Almost two-thirds of aid workers have experienced racism, research indicates

Almost two-thirds of workers in the aid sector have experienced racism, according to new research.

A report by a working group at the Racial Equity Index, a volunteer-led group that was established to hold the global development sector accountable in dismantling forms of systemic racism, sets out to understand “the state of racism in the global development sector”.

It is the second edition of the black, indigenous and other people of colour-led collective’s Global Mapping Survey and builds on an earlier report from June, which focused on demographic and quantitative data.

The new analysis provides a peer-reviewed summary of both the quantitative and qualitative data collected.

The survey was answered by almost 800 respondents who work in the aid sector across 83 countries and speak nine different languages.

Researchers found that 65 per cent of respondents said they had experienced racism and 98 per cent of those had witnessed racism.

The survey used 11 indicators such as workplace, culture and mission in an attempt to understand how respondents resonated with different identities, experiences, positionalities and geographies.

For example, respondents who identified as Bipoc ranked programming, workplace culture and leadership as the most important when thinking about racial equity from an organisational perspective.

A more detailed dig into the data asked a smaller group of respondents about their experiences of HR management, workplace culture and pay.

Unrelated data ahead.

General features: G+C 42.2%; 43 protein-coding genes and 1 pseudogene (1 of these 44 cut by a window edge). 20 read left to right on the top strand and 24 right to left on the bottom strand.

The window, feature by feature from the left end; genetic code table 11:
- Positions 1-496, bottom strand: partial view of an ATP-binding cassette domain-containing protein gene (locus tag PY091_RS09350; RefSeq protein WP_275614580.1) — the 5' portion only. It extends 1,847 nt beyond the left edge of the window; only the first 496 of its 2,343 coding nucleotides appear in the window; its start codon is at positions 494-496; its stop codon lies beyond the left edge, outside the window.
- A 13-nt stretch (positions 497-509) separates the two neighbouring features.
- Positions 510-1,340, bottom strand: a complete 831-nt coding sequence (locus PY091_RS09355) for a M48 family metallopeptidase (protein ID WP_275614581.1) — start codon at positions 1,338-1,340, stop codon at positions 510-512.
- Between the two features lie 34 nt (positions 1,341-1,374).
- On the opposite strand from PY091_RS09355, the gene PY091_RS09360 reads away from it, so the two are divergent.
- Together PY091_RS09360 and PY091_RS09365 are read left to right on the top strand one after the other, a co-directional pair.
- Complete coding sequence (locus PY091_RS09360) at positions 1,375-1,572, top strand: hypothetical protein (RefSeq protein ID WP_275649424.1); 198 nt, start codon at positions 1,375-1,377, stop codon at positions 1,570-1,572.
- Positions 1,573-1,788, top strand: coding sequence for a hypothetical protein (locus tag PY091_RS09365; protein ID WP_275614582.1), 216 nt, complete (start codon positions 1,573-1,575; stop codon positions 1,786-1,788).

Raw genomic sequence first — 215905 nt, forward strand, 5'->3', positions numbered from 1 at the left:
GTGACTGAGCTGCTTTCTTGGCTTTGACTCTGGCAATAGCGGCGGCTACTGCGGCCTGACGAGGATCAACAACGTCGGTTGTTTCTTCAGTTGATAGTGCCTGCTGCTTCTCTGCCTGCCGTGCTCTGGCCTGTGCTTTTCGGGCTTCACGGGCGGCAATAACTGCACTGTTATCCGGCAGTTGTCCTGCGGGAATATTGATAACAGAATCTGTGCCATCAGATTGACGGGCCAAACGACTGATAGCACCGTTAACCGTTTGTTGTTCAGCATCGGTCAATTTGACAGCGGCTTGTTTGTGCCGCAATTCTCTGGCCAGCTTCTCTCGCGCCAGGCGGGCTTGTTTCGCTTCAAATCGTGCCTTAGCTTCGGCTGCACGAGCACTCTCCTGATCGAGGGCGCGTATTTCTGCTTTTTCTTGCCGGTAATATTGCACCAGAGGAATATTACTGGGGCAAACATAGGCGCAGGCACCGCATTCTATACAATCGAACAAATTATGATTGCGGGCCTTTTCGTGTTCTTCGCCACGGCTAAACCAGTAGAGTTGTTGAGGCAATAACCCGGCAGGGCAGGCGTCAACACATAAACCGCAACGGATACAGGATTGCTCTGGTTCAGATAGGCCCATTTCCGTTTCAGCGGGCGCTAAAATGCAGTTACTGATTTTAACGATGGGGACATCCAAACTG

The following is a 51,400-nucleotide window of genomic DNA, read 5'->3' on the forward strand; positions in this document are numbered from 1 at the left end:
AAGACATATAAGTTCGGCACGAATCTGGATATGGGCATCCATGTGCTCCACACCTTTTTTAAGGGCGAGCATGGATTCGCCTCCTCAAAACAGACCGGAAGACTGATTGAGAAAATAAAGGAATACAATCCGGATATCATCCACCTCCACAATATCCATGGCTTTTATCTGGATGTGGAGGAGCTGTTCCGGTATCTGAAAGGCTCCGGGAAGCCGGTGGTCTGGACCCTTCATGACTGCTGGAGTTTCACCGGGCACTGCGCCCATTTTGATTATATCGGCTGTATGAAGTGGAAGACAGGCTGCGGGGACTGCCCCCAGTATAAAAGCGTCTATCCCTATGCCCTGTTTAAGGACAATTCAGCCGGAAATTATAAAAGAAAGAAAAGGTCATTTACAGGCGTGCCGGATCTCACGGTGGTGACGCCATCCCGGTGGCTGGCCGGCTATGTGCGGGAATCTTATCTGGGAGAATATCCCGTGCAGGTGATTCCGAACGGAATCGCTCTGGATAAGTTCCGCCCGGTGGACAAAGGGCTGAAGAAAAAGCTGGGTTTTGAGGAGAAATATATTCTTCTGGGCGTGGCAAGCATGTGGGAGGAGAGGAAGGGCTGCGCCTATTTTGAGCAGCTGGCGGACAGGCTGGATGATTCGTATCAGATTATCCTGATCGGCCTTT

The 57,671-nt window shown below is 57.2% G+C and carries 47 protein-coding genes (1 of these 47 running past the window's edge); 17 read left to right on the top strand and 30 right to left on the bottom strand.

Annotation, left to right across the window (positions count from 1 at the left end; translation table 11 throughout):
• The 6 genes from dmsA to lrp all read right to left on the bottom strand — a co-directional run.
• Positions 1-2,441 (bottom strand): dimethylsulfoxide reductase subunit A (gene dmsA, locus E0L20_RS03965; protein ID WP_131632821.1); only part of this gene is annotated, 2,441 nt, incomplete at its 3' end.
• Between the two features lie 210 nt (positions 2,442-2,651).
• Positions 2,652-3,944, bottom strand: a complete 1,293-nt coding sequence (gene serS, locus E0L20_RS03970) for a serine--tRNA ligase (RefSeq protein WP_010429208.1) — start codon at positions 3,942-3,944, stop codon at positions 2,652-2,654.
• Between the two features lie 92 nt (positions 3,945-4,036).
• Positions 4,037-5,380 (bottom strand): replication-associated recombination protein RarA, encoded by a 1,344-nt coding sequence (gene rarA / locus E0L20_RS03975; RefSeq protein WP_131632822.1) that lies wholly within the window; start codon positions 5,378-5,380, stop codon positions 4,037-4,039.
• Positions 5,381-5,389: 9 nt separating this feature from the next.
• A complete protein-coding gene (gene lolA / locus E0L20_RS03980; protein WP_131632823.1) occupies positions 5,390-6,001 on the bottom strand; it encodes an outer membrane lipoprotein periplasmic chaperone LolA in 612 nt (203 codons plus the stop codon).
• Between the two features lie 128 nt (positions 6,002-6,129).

When looking at workplace culture, respondents reported numerous incidents of racial abuse, gaslighting and the prioritisation of white voices.

Under HR management, those surveyed reported discriminatory hiring practices and the inequitable treatment of locals in comparison to international staff.

Bipoc staff in these instances earn “less pay for much more work and qualifications”, according to the report.

Bond, the membership body of development charities, was one of 30 partnership organisations that worked with the index to promote the survey.

Lena Bheeroo, engagement and equity manager at Bond, said 65 percent of respondents stating that they experienced racism in the global development sector was unacceptable.

“The fact that 98 per cent of them have also witnessed racism speaks to the work that we as a sector need to continue to invest and make progress in, if we are to interrupt and address racism across all areas,” she added.

“This report resonates with the Bond Racism, Power and Truth report put out earlier this year that also highlighted the necessity for the international development sector to do more on racism.

“The fact that data collected from specifically Bipoc respondents ranked programming, workplace culture and leadership as their top indicators for racial equity in the global sector, calls to attention that these are the areas where we as a sector need to make progress to ensure racial equity in the sector now.”

Research by Bond, published in June, found that nine out of 10 aid sector staff did not think their organisation was committed to diversity, equality and inclusion.

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